The lawsuits over the ownership of Venezuelan gold are starting to stack up.
Deutsche Bank AG wants a judge to decide whether about 100 million pounds ($123 million) held by receivers following a terminated gold deal should be delivered to President Nicolas Maduro’s administration or one run by opposition leader Juan Guaido.
The lawsuit, which had been secret, was revealed Thursday at a London hearing involving the Bank of England, which is asking a similar question. While the suits are separate, both are tied to questions surrounding the legitimacy of the Venezuelan central bank.
The Bank of England, which holds gold on behalf of Venezuela, has complained that it’s “caught in the middle” of rival claims. Meanwhile, Deutsche Bank wants the court to rule on the future of funds set aside after it terminated a gold swap agreement with the Venezuelan lender valued at $750 million last year.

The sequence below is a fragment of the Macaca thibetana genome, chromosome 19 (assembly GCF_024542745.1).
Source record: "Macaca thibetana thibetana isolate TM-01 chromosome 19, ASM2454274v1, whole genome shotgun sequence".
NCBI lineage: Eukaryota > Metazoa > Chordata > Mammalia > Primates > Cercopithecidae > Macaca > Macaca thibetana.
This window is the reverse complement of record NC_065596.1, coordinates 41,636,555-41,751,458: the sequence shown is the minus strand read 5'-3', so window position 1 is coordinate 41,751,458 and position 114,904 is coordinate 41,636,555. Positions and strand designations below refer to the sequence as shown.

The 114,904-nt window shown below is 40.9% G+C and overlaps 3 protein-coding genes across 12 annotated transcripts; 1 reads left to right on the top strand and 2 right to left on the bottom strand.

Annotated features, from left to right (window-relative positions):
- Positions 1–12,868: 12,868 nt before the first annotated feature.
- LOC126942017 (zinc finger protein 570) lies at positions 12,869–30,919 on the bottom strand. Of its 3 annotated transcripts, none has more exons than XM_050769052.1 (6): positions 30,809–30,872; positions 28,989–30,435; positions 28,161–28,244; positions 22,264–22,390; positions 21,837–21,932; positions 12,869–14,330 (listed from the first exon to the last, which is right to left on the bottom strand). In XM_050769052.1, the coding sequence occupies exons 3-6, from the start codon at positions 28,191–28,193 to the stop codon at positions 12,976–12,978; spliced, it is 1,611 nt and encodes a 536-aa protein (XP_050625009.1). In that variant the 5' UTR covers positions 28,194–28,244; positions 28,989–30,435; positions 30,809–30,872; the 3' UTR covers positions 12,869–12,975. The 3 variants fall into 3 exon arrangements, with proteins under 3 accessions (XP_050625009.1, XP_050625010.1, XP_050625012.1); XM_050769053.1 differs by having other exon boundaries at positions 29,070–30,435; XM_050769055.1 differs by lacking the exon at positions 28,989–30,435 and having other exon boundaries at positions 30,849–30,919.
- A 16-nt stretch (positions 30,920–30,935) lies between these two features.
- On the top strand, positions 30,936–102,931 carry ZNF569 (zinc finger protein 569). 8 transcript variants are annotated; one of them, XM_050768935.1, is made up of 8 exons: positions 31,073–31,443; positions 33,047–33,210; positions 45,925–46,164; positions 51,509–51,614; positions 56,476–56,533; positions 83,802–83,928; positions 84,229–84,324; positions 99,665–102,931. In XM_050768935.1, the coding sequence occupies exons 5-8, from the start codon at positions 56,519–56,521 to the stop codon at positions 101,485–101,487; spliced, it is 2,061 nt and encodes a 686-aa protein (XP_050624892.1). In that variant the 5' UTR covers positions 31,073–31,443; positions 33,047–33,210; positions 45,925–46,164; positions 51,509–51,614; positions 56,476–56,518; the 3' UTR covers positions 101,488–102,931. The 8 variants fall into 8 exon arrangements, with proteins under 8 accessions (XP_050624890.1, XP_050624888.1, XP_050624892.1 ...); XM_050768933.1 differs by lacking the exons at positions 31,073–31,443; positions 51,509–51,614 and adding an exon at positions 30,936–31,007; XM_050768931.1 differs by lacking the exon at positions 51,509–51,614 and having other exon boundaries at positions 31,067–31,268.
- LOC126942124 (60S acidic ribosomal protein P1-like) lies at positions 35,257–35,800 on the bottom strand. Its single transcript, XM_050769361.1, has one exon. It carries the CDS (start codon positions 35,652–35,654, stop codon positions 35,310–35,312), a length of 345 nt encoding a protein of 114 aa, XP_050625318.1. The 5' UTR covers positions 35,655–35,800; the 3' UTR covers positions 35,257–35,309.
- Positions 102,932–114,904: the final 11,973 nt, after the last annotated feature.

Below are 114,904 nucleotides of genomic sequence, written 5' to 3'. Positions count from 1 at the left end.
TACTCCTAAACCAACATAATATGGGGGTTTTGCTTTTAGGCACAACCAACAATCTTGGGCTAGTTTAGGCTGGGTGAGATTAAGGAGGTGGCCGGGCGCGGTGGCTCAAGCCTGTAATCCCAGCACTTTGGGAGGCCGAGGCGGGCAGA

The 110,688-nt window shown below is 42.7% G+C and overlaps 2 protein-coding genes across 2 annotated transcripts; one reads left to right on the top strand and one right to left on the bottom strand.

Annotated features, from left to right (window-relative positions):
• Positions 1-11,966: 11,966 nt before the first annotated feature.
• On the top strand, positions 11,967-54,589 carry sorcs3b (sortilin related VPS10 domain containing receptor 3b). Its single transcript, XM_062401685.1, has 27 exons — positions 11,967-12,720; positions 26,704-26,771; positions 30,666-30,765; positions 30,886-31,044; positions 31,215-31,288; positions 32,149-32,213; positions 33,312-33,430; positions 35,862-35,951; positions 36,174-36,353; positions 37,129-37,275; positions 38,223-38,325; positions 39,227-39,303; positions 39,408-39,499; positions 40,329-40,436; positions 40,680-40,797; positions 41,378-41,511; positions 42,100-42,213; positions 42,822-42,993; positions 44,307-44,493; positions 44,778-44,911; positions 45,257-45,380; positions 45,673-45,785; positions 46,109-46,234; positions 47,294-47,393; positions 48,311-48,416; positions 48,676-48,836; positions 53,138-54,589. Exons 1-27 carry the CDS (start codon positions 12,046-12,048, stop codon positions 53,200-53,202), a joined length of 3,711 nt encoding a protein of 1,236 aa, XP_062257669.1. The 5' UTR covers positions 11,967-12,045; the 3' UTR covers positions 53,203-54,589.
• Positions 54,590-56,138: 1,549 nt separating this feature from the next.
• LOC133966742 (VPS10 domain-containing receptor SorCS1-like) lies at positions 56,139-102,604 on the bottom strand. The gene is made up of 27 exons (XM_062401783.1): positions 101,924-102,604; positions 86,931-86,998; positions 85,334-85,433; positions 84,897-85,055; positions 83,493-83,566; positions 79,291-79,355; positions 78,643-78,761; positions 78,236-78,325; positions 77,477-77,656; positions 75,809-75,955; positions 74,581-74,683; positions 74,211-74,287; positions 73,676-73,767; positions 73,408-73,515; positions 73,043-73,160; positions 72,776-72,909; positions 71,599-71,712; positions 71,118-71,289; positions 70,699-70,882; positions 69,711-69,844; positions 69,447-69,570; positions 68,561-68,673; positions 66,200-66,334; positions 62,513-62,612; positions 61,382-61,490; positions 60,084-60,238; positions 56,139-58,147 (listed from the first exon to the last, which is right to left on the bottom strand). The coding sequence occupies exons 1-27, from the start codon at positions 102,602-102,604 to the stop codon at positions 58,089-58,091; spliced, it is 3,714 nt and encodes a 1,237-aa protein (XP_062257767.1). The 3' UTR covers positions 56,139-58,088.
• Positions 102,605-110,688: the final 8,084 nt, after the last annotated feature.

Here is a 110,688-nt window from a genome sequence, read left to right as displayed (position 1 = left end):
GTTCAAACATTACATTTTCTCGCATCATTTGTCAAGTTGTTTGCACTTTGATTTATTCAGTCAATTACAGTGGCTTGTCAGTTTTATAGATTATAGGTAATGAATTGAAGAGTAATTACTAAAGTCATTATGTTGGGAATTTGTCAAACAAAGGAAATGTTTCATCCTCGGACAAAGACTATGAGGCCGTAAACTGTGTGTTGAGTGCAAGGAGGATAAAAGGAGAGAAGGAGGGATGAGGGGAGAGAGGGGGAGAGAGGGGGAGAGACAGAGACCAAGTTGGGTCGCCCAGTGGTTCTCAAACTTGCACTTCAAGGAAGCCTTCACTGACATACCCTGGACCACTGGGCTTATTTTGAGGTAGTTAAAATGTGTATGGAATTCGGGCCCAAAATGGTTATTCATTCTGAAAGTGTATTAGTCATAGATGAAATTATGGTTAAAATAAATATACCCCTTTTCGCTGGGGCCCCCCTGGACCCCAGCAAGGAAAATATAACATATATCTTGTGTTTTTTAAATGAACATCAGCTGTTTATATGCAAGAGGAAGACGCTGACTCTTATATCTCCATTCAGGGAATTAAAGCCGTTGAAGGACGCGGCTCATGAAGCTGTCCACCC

A Deutsche Bank spokeswoman declined to comment.
While nations including the U.S. dismissed his 2018 re-election as rigged, Maduro still controls Venezuela’s ministries, courts and armed forces. Guaido, the opposition leader, has been backed by Washington and more than 50 other countries as the nation’s legitimate interim president for the past 16 months.
The Maduro-appointed Venezuelan central bank demanded that the BOE liquidate $1 billion in gold and send the funds to the United Nations Development Program, which is working with the country to prepare for an increase in Covid-19 cases. The government has stepped up its criticism of the BOE as the economic crisis deepens, saying it “pretends to rule” the country.
Both suits want the court to decide whether the U.K. has formally recognized Guaido as president of Venezuela, according to a legal filing by the Guaido administration. Judge Nigel Teare said the court would decide the issue as soon as late June.
This article was originally published on finance.yahoo.com/finance/.